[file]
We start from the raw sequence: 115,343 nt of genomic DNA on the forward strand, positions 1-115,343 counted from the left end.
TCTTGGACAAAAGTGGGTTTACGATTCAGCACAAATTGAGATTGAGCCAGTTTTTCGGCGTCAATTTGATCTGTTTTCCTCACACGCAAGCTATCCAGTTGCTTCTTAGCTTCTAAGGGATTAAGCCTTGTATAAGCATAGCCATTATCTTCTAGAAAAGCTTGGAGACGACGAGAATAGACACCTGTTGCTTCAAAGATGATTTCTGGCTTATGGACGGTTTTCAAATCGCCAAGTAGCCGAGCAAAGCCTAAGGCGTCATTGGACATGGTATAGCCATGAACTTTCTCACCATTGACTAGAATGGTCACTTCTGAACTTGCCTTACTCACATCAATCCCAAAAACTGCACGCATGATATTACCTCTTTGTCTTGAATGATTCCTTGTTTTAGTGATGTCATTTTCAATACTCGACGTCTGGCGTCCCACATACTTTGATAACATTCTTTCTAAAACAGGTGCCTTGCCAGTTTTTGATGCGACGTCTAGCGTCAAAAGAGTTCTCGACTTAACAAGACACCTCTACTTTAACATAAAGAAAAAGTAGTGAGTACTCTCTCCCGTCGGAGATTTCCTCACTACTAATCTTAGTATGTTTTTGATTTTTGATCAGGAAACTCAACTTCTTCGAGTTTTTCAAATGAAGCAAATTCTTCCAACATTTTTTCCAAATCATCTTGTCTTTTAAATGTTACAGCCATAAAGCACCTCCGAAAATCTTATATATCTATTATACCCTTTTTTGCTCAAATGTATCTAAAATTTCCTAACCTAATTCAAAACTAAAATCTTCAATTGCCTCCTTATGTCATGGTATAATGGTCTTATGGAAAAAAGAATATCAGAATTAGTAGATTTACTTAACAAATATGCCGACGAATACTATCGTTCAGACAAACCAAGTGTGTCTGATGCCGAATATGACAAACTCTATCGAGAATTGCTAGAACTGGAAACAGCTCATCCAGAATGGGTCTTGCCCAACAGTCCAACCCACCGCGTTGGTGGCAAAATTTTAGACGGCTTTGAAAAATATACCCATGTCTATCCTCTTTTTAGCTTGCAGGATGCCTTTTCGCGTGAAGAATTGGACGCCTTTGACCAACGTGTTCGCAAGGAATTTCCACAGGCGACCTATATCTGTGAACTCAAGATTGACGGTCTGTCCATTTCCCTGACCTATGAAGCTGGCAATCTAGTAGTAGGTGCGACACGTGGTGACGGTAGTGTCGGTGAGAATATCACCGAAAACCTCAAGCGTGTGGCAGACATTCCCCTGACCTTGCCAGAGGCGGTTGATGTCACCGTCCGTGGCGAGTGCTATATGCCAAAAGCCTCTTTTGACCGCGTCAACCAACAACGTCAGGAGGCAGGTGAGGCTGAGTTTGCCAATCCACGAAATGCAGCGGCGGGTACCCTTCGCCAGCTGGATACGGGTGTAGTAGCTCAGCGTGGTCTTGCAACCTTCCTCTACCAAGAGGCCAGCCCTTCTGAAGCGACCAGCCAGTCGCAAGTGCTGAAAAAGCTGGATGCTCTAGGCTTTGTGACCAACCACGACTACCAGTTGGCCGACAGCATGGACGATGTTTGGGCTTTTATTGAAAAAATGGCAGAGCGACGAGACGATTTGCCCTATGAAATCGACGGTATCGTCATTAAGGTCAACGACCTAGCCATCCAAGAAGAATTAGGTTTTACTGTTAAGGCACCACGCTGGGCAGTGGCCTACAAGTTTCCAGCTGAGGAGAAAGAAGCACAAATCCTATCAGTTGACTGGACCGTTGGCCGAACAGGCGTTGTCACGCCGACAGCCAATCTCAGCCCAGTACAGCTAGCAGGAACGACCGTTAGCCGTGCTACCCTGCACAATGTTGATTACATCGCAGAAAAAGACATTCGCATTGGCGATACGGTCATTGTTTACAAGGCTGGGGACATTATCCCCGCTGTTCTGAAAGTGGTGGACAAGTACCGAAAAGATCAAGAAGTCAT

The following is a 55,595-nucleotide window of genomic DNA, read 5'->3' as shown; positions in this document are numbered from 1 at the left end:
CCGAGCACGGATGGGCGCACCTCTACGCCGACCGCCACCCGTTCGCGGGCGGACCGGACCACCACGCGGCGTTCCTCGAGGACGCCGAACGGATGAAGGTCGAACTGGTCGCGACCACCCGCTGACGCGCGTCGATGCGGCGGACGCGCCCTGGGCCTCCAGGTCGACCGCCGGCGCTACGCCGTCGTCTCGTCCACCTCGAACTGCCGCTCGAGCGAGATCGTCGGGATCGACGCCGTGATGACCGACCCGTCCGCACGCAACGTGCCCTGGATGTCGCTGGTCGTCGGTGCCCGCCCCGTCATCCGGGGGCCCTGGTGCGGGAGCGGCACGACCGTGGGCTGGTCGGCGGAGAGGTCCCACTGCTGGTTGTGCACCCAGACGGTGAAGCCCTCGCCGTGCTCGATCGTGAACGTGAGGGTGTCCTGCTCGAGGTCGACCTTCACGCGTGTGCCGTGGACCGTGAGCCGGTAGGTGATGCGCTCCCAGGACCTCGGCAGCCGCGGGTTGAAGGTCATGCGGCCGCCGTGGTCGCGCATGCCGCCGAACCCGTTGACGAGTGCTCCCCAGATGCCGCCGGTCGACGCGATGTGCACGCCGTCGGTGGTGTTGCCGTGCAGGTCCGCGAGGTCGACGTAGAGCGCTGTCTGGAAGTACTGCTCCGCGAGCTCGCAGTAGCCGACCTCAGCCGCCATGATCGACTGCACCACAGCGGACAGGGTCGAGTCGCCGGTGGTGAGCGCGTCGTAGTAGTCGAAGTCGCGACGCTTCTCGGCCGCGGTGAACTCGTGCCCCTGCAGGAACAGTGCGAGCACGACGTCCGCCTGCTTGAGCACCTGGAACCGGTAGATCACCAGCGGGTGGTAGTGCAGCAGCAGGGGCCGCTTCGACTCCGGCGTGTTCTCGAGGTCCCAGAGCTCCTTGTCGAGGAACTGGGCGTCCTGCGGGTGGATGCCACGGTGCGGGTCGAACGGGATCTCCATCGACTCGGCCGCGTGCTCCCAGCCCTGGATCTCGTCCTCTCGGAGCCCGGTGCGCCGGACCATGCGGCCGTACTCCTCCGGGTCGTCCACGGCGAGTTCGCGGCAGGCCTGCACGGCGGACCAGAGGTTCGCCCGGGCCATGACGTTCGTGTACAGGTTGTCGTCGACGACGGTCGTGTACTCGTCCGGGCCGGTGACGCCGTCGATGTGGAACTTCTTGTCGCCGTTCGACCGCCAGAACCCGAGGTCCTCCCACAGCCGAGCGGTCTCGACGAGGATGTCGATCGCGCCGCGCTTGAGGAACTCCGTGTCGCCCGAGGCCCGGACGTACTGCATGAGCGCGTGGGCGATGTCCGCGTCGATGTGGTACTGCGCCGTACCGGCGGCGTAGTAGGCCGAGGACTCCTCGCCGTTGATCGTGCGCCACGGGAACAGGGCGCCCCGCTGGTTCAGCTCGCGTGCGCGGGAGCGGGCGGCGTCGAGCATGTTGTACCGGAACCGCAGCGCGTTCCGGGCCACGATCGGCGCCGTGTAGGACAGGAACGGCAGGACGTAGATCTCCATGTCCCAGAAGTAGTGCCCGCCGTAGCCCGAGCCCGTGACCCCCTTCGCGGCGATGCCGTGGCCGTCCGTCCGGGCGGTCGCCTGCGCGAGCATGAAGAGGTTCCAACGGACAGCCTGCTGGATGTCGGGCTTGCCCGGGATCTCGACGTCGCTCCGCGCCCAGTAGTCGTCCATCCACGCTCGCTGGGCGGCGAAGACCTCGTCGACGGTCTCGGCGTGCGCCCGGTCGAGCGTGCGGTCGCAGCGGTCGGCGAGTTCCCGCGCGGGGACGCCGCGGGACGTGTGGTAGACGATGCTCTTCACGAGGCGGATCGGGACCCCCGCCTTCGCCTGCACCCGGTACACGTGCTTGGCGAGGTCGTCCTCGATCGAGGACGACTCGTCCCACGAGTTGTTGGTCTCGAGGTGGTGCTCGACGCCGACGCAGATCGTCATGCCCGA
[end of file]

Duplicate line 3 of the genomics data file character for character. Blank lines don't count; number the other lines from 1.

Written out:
The following is a 55,595-nucleotide window of genomic DNA, read 5'->3' as shown; positions in this document are numbered from 1 at the left end: